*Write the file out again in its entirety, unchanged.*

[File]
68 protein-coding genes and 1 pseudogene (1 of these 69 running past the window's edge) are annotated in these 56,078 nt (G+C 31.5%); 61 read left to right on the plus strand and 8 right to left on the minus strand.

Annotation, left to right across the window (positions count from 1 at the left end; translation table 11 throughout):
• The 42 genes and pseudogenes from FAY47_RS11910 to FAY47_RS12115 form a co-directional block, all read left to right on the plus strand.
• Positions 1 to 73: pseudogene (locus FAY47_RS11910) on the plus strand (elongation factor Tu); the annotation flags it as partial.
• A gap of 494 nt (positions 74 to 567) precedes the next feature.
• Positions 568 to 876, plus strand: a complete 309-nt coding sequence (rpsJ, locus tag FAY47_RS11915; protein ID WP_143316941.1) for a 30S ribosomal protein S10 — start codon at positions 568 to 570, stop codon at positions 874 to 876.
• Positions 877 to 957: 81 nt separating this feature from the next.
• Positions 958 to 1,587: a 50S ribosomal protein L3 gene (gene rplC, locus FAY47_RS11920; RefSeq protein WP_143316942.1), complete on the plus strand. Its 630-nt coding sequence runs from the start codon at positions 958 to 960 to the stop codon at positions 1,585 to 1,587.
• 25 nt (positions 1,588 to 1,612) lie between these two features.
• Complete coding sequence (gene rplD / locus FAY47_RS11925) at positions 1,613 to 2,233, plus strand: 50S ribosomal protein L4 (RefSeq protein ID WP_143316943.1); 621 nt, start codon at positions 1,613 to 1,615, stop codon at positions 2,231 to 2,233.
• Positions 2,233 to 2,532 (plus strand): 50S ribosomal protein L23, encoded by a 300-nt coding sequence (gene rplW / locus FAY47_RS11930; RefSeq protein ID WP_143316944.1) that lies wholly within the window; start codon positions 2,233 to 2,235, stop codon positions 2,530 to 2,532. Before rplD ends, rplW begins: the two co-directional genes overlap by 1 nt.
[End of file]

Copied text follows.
68 protein-coding genes and 1 pseudogene (1 of these 69 running past the window's edge) are annotated in these 56,078 nt (G+C 31.5%); 61 read left to right on the plus strand and 8 right to left on the minus strand.

Annotation, left to right across the window (positions count from 1 at the left end; translation table 11 throughout):
• The 42 genes and pseudogenes from FAY47_RS11910 to FAY47_RS12115 form a co-directional block, all read left to right on the plus strand.
• Positions 1 to 73: pseudogene (locus FAY47_RS11910) on the plus strand (elongation factor Tu); the annotation flags it as partial.
• A gap of 494 nt (positions 74 to 567) precedes the next feature.
• Positions 568 to 876, plus strand: a complete 309-nt coding sequence (rpsJ, locus tag FAY47_RS11915; protein ID WP_143316941.1) for a 30S ribosomal protein S10 — start codon at positions 568 to 570, stop codon at positions 874 to 876.
• Positions 877 to 957: 81 nt separating this feature from the next.
• Positions 958 to 1,587: a 50S ribosomal protein L3 gene (gene rplC, locus FAY47_RS11920; RefSeq protein WP_143316942.1), complete on the plus strand. Its 630-nt coding sequence runs from the start codon at positions 958 to 960 to the stop codon at positions 1,585 to 1,587.
• 25 nt (positions 1,588 to 1,612) lie between these two features.
• Complete coding sequence (gene rplD / locus FAY47_RS11925) at positions 1,613 to 2,233, plus strand: 50S ribosomal protein L4 (RefSeq protein ID WP_143316943.1); 621 nt, start codon at positions 1,613 to 1,615, stop codon at positions 2,231 to 2,233.
• Positions 2,233 to 2,532 (plus strand): 50S ribosomal protein L23, encoded by a 300-nt coding sequence (gene rplW / locus FAY47_RS11930; RefSeq protein ID WP_143316944.1) that lies wholly within the window; start codon positions 2,233 to 2,235, stop codon positions 2,530 to 2,532. Before rplD ends, rplW begins: the two co-directional genes overlap by 1 nt.